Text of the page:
Ultimately you have to settle for one of the three business strategy options, and it is important that you are clear on what one you are going for.  

Your business strategies choices are, at the end of the day, very simple.   The big question is, how do you want to position yourself in relation to  your competition.  Basically your options are:  

To be the cheapest
To be the best
To dominate a market niche

Many small businesses go for the first option, in the mistaken belief that it is the only way to survive.   The problem is, there will always be someone who can do what you do more cheaply than you can.  

A cost leadership strategy is only really suitable for big businesses that have substantial economies of scale.  They are able to spread their overheads thinly over large volumes, and charge low unit prices.   So, if you are running a small business, this strategy probably won’t work for you.  

If, as a small business, you build your business reputation on being the cheapest, you are operating from a position of weakness.  Even if you can survive with your low prices, you will not be able to withstand a price war with a bigger competitor.  

The second strategy, being the best, can be used to build a powerful competitive advantage.  It means, however, that you have to have a unique product.  Otherwise you will have to spend a lot of money on research and development to stay ahead of the competition.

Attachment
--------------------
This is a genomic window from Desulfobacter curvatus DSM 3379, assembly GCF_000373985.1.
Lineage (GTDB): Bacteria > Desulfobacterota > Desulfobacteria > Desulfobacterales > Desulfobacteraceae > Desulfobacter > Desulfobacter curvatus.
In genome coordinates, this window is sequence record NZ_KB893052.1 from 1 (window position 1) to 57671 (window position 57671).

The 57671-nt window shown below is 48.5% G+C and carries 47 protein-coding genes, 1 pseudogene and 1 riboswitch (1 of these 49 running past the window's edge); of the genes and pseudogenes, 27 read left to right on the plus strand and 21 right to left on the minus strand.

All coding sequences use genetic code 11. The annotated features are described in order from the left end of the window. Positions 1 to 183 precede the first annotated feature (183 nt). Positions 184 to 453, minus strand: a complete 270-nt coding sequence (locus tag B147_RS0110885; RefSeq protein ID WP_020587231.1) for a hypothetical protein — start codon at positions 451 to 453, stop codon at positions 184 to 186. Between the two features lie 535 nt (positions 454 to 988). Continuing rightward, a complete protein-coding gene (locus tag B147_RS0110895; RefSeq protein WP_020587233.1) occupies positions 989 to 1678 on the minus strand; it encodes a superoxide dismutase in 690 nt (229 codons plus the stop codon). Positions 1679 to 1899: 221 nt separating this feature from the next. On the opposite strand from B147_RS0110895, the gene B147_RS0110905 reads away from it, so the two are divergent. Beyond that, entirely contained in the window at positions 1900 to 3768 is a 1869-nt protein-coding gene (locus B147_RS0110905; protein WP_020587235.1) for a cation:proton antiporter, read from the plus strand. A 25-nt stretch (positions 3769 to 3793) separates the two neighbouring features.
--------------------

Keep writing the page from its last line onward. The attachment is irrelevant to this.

You need deep pockets to win with this strategy.  Unless, of course , your product is so specialised that no one else is producing it.  And big companies, for whatever reasons, don’t want to produce it either.  That would give you dominance over a niche of your own.  Generally speaking, a product leadership strategy is only for the big boys.  While being the best in the category and staying that way can be a powerful strategy for highly specialised small businesses, it is just not sustainable for most.  

Dominating a market niche in your industry is the most suitable business strategy for most small businesses.  By adding value in a way that attracts a particular kind of customer, you can steadily build your business success. You are able to charge a premium.  And you don’t have to be the “best”.  

The trick, of course, is to clearly identify your niche market, and convince your target market that you provide the best solution to their problem.   For nearly all businesses, finding a niche and dominating it provides a solid foundation for building a business on.  

It is very important that you are absolutely clear on what generic strategy you are relying on.   Your business direction, by definition, is supported by a number of strategic tactics, whether you are aware of using them or not.    If you aren’t clear about your overall strategic direction, you may end up using conflicting strategies. For example, focusing customers on your low prices at the same time as you introduce best of class products.  Doing this means your profitability suffers and you fail to attract the customers you want…. not good!   Deciding on the generic strategy that will create the business success you are looking for, clarifies your thinking.  And it helps you see clearly what tactics you need to use.



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